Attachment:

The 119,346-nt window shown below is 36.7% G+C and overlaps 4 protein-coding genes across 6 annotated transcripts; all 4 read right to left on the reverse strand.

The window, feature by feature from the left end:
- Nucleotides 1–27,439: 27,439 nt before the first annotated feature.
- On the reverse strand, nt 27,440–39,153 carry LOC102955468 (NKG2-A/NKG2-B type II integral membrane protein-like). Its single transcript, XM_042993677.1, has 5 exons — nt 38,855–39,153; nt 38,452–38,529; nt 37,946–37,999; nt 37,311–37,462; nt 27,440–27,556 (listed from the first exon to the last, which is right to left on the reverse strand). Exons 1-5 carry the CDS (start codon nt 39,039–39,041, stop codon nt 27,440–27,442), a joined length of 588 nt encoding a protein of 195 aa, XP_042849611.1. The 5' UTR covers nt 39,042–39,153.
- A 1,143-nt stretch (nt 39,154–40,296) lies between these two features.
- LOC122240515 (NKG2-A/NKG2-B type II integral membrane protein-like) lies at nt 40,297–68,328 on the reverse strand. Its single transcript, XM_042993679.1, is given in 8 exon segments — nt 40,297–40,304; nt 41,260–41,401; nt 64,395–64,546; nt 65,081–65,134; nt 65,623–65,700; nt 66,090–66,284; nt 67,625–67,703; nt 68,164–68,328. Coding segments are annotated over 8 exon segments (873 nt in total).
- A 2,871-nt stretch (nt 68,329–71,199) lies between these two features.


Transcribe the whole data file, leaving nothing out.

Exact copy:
The 119,346-nt window shown below is 36.7% G+C and overlaps 4 protein-coding genes across 6 annotated transcripts; all 4 read right to left on the reverse strand.

The window, feature by feature from the left end:
- Nucleotides 1–27,439: 27,439 nt before the first annotated feature.
- On the reverse strand, nt 27,440–39,153 carry LOC102955468 (NKG2-A/NKG2-B type II integral membrane protein-like). Its single transcript, XM_042993677.1, has 5 exons — nt 38,855–39,153; nt 38,452–38,529; nt 37,946–37,999; nt 37,311–37,462; nt 27,440–27,556 (listed from the first exon to the last, which is right to left on the reverse strand). Exons 1-5 carry the CDS (start codon nt 39,039–39,041, stop codon nt 27,440–27,442), a joined length of 588 nt encoding a protein of 195 aa, XP_042849611.1. The 5' UTR covers nt 39,042–39,153.
- A 1,143-nt stretch (nt 39,154–40,296) lies between these two features.
- LOC122240515 (NKG2-A/NKG2-B type II integral membrane protein-like) lies at nt 40,297–68,328 on the reverse strand. Its single transcript, XM_042993679.1, is given in 8 exon segments — nt 40,297–40,304; nt 41,260–41,401; nt 64,395–64,546; nt 65,081–65,134; nt 65,623–65,700; nt 66,090–66,284; nt 67,625–67,703; nt 68,164–68,328. Coding segments are annotated over 8 exon segments (873 nt in total).
- A 2,871-nt stretch (nt 68,329–71,199) lies between these two features.